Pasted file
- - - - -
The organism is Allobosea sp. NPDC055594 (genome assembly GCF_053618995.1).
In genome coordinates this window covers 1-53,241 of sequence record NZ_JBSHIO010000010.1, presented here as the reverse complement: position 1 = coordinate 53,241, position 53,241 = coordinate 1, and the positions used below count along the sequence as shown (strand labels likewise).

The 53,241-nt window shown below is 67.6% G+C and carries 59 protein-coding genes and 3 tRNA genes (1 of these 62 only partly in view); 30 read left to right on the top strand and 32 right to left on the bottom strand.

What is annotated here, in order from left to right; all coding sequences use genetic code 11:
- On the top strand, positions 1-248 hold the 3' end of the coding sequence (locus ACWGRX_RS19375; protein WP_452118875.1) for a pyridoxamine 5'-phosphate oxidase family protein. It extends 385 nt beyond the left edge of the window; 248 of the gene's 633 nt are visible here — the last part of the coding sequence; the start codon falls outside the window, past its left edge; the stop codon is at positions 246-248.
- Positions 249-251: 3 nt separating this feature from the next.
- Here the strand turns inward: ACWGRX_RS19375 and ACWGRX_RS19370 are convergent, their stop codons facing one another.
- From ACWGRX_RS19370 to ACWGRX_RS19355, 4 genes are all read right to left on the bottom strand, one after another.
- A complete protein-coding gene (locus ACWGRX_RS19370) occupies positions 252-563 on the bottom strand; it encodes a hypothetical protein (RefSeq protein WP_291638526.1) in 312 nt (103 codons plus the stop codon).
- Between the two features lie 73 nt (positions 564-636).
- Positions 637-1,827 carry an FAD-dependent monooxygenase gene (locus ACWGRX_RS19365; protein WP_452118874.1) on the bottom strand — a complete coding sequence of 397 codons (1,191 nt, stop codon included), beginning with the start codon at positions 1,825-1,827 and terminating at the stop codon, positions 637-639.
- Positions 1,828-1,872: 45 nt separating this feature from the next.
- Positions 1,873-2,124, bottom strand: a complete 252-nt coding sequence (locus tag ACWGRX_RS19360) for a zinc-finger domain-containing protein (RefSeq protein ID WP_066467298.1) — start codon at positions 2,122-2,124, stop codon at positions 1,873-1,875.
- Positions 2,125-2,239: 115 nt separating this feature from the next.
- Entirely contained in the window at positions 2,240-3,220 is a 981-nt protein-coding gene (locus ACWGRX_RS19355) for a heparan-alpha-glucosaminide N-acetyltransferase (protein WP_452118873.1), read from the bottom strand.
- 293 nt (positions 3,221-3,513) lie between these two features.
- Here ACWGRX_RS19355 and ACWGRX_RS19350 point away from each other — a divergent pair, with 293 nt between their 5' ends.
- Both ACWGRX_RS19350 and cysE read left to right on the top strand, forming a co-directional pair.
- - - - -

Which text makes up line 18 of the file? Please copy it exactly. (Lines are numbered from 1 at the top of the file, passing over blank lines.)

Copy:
- Both ACWGRX_RS19350 and cysE read left to right on the top strand, forming a co-directional pair.